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Conditions on the drying Colorado River are worsening faster than expected. States can’t agree on how to divide water cuts. Native American officials say they’re still largely shut out from the bargaining table and murmurs of a dystopian “water war” scenario now punctuate the conversations.

The crisis is over a century in the making and water experts have been ringing alarm bells for decades. Now government officials have weeks or months, not years, to find ways to save massive amounts of water.

At risk are the country’s two largest reservoirs — lakes Powell and Mead — both of which are losing water. Levels could drop so low this year that Glen Canyon and Hoover dams would no longer be able to generate electricity for millions of people. By the end of next year, Powell’s water level could fall so low that its dam will only be able to send smaller quantities of water downstream to Arizona, California and Nevada.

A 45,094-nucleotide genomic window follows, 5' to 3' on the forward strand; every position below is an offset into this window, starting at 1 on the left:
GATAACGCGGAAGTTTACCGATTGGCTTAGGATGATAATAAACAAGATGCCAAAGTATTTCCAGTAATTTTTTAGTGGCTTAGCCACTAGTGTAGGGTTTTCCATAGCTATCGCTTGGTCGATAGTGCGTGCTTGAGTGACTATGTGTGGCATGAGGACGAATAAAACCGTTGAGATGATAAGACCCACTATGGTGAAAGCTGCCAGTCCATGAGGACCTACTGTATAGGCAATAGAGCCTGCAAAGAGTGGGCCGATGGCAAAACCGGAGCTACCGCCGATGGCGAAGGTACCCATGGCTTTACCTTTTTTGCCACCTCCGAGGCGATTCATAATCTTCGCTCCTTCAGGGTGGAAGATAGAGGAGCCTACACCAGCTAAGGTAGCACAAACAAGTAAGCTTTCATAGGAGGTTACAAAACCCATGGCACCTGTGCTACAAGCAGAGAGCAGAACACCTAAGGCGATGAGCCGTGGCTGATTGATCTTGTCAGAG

Federal officials need the seven states in the Colorado River Basin to save at least 2 million acre-feet but water managers now acknowledge that number might need to be three times higher, enough to bury the entire state of Rhode Island under more than seven feet of water.

And that’s just so the basin can survive long enough to plan for the years ahead. Nobody wants to be the one responsible for turning down — or off — taps to farmers, ranchers, companies or even major cities.

Local, state and federal officials often mention using more efficient irrigation methods on cropland and they discuss accounting for water lost to evaporation or as it’s transported across thousands of miles of desert terrain. But neither of those two — necessary — steps will be enough.

The Denver Post spoke to experts across the region about ideas, both substantive and farfetched, that could save enough water to keep the Colorado River Basin afloat. Nobody could say precisely how much water a given strategy might provide but each of them acknowledged that officials throughout the American West must think creatively and be prepared to use any and all available resources.

Here are several of those ideas:

— Full story via Conrad Swanson, The Denver Post 

Can the West save the Colorado River before it’s too late? Here are 8 possible solutions

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See more great photos like this on The Denver Post’s Instagram account.

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